Dancing With Danger (143)

Annette and Redmond looked at each other. The charming man before them was so unlike the one they had seen earlier that day. Davi Cabral was glowing, enjoying every moment of the party he was throwing. Beautiful women were dying to dance with him and important men were jumping at the chance to talk business with him. This was his world, a world of wealth and beauty.

“You two should have a dance before we get down to, as they say in your country, brass tacks,” said Davi. With that remark, he placed his glass of champagne on a waiter’s tray and was whisked onto the dance floor by one of countless South American beauties.

“As much as I hate that this guy thinks we were born yesterday, we’ve got to give him what he wants, make it look like we’re at his mercy…would you like to dance?” Redmond winked at his wife.

“Not exactly the most gracious of invitations but…yes, of course. We’ll play along.” said Annette. A flurry of strings erupted from the tiny orchestra, signaling a waltz. “You don’t know how to waltz, do you, Red?”

Redmond’s head hung low. “No.”

“Well in that case, follow my lead,” said Annette. She took hold of Redmond and guided him out to the middle of the dance floor amidst the sweeping motions of men and women they never would have met in Huntsport. “You’re not so bad,” said Annette, “Very light on your feet.”

“I said I couldn’t waltz, I didn’t say I couldn’t dance.”

The couple whirled around the room, attracting the attention of the finely dressed men and women around them. Soon, they became the central attraction of the night. Had they had connections, they might have been a famous couple of the silver screen.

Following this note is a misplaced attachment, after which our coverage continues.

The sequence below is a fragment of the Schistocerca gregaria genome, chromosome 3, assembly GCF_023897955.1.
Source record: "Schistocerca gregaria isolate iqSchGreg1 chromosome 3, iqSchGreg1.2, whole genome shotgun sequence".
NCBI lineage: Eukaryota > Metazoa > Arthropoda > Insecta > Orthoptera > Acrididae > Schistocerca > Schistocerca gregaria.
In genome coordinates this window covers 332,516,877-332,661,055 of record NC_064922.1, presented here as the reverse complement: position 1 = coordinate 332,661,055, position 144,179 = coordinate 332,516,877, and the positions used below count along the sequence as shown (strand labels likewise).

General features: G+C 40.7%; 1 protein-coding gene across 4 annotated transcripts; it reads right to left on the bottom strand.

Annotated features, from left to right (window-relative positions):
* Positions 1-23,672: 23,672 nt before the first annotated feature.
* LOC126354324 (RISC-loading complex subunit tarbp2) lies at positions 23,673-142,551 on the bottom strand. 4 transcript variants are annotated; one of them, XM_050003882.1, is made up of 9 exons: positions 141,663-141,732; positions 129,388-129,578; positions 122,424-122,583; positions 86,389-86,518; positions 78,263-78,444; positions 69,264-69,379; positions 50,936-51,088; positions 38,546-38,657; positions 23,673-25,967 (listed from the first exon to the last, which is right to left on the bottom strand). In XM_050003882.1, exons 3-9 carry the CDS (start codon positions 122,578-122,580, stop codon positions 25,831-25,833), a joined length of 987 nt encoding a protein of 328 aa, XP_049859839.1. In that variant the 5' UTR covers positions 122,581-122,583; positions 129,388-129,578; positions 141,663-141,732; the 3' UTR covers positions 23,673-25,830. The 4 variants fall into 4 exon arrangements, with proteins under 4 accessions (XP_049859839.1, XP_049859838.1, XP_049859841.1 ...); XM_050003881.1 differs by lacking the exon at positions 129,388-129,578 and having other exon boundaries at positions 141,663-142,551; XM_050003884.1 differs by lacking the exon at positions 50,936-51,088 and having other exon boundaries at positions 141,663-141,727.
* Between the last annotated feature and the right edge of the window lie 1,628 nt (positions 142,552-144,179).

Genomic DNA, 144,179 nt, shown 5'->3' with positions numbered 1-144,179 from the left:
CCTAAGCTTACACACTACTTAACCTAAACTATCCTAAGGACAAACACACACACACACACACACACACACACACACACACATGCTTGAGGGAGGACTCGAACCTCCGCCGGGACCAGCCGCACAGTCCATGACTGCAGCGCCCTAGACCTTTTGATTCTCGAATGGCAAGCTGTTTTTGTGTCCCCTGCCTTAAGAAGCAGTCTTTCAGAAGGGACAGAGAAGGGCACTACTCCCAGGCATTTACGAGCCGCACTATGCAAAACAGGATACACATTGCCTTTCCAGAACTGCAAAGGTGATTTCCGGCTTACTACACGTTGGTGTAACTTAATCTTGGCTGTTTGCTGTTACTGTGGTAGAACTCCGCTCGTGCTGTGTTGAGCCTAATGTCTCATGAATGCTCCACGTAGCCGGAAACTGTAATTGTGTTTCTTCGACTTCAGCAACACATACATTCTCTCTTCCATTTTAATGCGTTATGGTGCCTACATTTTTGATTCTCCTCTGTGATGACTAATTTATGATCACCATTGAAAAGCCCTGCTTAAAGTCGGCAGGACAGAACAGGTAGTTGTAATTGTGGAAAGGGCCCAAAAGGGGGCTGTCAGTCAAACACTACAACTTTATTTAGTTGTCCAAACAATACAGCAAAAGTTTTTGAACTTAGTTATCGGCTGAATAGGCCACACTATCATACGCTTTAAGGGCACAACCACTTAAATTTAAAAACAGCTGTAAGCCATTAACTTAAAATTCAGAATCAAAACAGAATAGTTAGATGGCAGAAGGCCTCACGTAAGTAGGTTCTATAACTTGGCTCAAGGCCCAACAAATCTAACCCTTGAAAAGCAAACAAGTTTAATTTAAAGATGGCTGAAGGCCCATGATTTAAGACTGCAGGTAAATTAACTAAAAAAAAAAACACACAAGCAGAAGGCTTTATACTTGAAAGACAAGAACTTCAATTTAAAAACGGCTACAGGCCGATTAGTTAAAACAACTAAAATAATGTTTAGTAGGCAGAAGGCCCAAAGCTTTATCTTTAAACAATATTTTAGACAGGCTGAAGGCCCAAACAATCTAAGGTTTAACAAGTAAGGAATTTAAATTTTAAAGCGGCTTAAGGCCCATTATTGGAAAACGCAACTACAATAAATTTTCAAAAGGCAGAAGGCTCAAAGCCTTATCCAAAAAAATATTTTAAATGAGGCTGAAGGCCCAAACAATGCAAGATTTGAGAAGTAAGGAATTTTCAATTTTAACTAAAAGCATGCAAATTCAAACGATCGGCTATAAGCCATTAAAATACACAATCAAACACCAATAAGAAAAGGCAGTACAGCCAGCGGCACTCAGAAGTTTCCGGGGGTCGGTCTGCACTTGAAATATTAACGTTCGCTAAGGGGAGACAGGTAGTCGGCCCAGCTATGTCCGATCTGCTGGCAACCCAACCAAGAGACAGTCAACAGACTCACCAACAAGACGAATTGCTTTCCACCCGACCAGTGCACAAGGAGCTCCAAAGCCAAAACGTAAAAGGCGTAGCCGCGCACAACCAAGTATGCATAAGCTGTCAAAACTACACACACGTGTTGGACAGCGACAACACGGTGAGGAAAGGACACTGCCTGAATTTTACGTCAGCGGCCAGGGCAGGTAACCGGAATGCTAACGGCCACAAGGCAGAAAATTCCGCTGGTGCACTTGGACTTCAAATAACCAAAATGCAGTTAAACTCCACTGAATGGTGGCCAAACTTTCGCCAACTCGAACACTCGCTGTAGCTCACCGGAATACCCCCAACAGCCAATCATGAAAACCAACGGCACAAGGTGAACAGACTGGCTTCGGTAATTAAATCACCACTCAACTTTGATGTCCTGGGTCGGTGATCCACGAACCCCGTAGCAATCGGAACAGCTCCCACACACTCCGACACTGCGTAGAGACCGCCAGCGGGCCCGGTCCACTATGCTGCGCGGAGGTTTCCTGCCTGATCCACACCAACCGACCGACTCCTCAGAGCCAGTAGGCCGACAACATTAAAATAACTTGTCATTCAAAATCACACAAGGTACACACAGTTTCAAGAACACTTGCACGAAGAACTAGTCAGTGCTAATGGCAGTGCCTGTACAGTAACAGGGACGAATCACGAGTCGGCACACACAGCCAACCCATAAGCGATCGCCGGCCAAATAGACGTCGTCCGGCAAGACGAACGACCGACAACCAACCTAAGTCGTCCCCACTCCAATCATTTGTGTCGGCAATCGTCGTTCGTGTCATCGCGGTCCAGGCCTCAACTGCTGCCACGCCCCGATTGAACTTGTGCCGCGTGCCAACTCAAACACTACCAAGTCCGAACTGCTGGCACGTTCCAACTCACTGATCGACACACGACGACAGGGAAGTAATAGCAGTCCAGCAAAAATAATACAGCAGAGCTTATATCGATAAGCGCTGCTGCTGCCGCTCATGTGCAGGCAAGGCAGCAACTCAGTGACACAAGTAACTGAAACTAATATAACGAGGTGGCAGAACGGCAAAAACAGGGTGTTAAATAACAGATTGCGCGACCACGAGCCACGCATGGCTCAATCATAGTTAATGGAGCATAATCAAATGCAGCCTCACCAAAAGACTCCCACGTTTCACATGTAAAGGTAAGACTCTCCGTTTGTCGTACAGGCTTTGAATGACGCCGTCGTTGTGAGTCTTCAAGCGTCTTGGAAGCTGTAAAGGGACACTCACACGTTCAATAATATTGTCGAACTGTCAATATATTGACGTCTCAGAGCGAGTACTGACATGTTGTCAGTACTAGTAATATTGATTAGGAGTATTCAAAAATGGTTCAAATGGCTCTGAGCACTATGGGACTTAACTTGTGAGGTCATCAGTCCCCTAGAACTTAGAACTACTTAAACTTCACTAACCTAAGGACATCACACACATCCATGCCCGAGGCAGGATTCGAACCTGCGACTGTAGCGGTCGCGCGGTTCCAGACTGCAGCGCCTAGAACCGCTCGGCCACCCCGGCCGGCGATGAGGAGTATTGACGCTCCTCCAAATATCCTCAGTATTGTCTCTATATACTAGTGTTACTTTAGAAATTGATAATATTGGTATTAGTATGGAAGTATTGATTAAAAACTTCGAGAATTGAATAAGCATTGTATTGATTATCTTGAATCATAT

Interrupting their reverie was the incessant twinkling of a spoon against a champagne glass. Davi Cabral stood once again on the landing, smiling, and holding a familiar piece of paper in his hand.

***

Samantha stood knee-deep in the murky waters of the Amazon that had seeped on to her boat, watching in horror as baby Olivia Gardner’s bassinet teetered on the edge of a partially submerged sofa, inches away from the dangerous depths.

“Oh my God, Foley! Foley! Get down here! Now!” shouted Samantha.

Foley stormed into the cabin, only to be slowed down by the murk. “Jesus! What happened? Oh! Oh crap!”

“Foley what are we gonna do! I can’t just wade over there and pick her up! The bottom of the boat might not even exist anymore! I might die trying!”

“Well you gotta do something! If this thing moves, that baby’s gonna fall off and drown!”

Samantha looked frantically around the room, searching for an answer that was not going to materialize. With a deep breath, she took another step further into the cabin towards the crying infant.  The water surrounded her, chilling her up and down her spine. “Foley I can’t do this! I can’t!”

“You have to! What about that fresh start you wanted? You can’t do it without her! Do it for her!”

Samantha waded deeper into the flooded room, taking small, careful steps, keeping her eye on the child she had grown to love as a mother would. Foley watched with frustration, only to be mortified when she disappeared beneath the water.

“Sam! Sam? Sam!” shouted Foley. Samantha emerged from beneath the water, drenched and miserable.

“I’m fine, I’m fine,” said Samantha, regaining her bearings.

“No! No, Sam, look! Above your head!”

Samantha slowly turned her head upward to see a network of pipes and valves with an unwelcome visitor coiled around them. An anaconda stared back at her, displeased to have company.

“Foley,” whispered Samantha, “Tell me that’s not a snake. Tell me that’s not a snake.

END

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